3. A method of realizing multiprotocol client signal transmission by a distributed base station subsystem as defined in claim 2, wherein,
different GFP-T channels are GFP-T frame-level multiplexed and then mapped into the same position of a CPRI frame to realize multiprotocol transmission.
4. A method of realizing multiprotocol client signal transmission by a distributed base station subsystem as defined in claim 3, wherein,
in the step of encapsulating data flows of time multiplexed baseband I/Q signals in a GFP-T frame, GFP-T realizes self-adaptive signal rate adaptation by dynamically inserting padding characters, and wherein the padding characters are inserted between I/Q data frames.
5. A method of realizing multiprotocol client signal transmission by a distributed base station subsystem as defined in claim 2, wherein,
different GFP-T channels encapsulating client signals are divided into a plurality of groups, each group of said GFP-T channels are GFP-T frame-level multiplexed together; and
different groups of GFP-T frame-level multiplexed signal flows are mapped into different positions of a CPRI frame so as to realize multiprotocol transmission through CPRI intra-frame multiplexing.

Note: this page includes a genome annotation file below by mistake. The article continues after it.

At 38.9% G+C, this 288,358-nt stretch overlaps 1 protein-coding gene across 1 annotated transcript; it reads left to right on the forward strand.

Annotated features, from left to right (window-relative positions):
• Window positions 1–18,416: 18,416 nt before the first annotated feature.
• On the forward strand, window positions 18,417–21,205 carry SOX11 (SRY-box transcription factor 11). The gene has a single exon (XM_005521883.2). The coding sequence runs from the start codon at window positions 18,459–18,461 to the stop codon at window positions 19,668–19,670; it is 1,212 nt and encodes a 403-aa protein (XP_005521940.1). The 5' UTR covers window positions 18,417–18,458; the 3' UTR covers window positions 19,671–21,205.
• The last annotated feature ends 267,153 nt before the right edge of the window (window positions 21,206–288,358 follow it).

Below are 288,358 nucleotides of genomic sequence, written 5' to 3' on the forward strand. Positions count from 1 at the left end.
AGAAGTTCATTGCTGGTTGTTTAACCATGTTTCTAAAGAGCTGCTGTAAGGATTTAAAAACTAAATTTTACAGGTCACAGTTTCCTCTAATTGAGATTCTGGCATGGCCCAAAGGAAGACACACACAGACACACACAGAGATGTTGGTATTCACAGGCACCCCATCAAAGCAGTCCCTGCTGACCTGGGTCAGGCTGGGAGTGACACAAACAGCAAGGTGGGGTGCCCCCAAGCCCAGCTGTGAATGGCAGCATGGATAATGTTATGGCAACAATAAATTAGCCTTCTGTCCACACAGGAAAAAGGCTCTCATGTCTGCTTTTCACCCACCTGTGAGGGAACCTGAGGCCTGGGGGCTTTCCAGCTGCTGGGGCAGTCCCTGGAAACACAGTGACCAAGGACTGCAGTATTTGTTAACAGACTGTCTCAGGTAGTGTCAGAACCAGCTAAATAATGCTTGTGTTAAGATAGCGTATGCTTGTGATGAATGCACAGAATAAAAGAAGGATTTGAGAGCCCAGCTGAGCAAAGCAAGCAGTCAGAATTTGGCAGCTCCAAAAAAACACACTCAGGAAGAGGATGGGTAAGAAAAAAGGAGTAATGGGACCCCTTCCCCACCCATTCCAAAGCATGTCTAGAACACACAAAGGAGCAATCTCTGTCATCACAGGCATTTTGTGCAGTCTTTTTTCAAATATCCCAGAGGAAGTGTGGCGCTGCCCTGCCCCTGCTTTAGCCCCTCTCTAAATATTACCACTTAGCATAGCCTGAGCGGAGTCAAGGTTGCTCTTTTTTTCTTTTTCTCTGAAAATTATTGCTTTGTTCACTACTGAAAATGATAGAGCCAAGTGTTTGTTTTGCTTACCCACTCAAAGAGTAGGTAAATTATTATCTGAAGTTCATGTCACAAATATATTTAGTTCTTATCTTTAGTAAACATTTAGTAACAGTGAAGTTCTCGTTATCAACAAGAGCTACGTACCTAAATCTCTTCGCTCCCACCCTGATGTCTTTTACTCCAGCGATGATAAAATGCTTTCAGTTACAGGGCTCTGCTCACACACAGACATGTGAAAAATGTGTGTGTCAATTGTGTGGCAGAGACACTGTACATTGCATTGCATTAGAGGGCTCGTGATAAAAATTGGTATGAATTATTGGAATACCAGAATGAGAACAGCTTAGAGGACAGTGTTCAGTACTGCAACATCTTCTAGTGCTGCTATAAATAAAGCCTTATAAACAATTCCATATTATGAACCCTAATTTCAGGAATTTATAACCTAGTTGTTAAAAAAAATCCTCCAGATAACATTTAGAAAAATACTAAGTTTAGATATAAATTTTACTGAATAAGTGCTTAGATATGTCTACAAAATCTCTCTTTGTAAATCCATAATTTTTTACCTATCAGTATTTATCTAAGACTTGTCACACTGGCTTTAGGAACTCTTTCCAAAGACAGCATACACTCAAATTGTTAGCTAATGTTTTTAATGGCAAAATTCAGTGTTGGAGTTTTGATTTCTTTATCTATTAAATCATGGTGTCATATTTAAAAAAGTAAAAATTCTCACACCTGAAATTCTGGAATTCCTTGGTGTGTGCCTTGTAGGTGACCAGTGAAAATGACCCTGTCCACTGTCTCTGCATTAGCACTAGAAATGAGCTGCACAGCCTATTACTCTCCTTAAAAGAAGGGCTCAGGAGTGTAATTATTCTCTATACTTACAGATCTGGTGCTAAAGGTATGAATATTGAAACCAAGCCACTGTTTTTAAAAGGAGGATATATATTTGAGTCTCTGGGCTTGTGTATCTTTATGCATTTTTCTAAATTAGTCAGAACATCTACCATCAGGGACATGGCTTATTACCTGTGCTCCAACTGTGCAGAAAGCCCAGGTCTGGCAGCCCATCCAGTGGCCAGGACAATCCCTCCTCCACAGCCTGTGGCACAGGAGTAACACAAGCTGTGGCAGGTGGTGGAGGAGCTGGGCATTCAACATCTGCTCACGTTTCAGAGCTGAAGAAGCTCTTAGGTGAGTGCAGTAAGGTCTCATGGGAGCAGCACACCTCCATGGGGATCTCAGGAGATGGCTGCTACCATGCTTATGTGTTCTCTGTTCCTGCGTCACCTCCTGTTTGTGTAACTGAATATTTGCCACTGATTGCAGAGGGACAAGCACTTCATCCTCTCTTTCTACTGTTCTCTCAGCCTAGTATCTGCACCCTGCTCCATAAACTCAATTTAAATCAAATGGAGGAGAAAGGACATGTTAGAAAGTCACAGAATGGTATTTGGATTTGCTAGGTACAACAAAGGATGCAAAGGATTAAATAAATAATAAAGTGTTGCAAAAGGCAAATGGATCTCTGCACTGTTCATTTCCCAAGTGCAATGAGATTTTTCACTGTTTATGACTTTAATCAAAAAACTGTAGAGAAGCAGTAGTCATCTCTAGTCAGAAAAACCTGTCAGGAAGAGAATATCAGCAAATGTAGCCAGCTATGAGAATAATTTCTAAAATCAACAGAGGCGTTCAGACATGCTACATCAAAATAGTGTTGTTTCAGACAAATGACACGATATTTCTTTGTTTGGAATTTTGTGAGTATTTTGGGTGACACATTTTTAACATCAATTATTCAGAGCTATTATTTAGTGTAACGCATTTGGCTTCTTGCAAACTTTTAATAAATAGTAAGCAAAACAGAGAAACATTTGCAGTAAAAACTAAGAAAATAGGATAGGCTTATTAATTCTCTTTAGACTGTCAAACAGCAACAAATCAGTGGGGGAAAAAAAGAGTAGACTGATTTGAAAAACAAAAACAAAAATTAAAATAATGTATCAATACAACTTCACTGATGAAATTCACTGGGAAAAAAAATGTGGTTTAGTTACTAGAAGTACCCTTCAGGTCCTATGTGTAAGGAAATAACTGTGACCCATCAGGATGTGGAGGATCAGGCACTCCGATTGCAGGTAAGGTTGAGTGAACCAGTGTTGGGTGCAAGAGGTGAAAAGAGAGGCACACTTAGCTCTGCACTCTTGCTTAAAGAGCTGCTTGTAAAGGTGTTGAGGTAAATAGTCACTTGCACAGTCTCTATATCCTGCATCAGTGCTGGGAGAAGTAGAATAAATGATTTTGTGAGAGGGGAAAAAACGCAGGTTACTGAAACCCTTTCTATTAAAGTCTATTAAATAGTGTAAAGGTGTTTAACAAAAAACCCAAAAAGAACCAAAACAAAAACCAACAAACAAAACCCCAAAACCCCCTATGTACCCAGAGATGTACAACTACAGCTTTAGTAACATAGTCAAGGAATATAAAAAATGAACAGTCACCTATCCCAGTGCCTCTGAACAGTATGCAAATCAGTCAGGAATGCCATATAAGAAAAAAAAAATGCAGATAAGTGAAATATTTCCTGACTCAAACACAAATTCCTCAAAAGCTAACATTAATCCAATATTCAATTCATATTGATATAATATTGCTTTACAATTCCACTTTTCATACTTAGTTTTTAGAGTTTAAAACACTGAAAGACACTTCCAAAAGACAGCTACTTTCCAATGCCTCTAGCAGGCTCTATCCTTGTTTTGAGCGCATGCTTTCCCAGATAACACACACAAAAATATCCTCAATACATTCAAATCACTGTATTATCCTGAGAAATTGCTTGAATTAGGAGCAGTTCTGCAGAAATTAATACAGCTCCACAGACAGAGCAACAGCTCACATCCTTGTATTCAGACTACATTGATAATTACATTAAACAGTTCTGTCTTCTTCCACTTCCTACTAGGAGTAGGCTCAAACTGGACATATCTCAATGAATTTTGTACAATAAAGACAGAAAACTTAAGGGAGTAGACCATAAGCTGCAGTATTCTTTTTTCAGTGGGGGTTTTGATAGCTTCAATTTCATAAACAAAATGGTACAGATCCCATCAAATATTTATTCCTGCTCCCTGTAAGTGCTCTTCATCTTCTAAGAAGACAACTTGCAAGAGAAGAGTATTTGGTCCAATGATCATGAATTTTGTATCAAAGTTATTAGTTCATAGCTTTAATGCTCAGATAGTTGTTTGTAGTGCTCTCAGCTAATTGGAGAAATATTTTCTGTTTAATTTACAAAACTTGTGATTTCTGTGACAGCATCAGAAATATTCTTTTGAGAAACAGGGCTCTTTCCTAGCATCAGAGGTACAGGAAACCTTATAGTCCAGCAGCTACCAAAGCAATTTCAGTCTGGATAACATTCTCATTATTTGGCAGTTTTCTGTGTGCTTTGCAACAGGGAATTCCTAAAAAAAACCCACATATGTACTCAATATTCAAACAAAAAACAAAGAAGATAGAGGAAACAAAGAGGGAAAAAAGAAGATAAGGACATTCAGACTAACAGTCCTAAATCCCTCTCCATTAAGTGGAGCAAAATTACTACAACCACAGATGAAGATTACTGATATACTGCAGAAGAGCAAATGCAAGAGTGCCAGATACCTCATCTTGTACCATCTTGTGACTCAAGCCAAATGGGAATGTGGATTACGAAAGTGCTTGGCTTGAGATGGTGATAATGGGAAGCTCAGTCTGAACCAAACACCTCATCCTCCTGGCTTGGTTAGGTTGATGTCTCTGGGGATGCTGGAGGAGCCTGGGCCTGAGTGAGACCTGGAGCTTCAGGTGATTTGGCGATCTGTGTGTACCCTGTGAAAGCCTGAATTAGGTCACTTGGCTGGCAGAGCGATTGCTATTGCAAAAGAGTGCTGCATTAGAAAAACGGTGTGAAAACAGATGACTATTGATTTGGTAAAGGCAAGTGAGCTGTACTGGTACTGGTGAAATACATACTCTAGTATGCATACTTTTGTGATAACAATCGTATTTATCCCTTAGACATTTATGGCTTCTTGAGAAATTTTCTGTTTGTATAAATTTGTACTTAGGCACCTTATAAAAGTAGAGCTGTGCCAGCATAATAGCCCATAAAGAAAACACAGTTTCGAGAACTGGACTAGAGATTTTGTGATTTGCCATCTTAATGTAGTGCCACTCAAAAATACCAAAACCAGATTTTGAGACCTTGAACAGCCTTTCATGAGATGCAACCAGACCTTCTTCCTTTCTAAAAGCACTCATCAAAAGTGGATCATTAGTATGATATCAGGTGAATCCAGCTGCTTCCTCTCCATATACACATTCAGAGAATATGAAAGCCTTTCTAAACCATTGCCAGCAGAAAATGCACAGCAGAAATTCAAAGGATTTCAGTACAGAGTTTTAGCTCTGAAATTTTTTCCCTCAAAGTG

6. A method of realizing multiprotocol client signal transmission by a distributed base station subsystem as defined in claim 2, wherein an extension header of a GFP-T frame transmits frame timing information of baseband I/Q signals of a radio interface protocol so that client signals are encapsulated in a GFP-T frame.
7. A method of realizing multiprotocol client signal transmission by a distributed base station subsystem as defined in claim 6, wherein the extension header of a GFP-T frame carries frame timing information of at least one path of baseband I/Q signals encapsulated in the GFP-T frame channel.
8. A method of realizing multiprotocol client signal transmission by a distributed base station subsystem as defined in claim 7, wherein the extension header of said GFP-T frame consists of one 8-bit channel identifier CID for indicating different client signal channels, one 1-bit channel type indicator CTI, a 16-bit radio frame staffing pointer for marking the radio frame staffing position of the first path of baseband I/Q signals encapsulated in the GFP-T channel, an 16-bit base station frame number for marking the frame number corresponding to the radio frame after or prior to the radio frame starting position indicated by the radio frame staffing pointer, and an extension header error control eHEC field for assigning any value between 0011˜1111 to a payload header EXI field to represent the GFP-T frame contains said extension header of the GFP frame, wherein other bits in the byte in which said channel type indicator CTI is contained are reserved bits, and wherein said CTI is for indicating the type of the GFP-T channel to show whether client signals are baseband I/Q signals of a radio interface protocol, and if not, then the radio frame starting pointer and the base station frame number field will be neglected.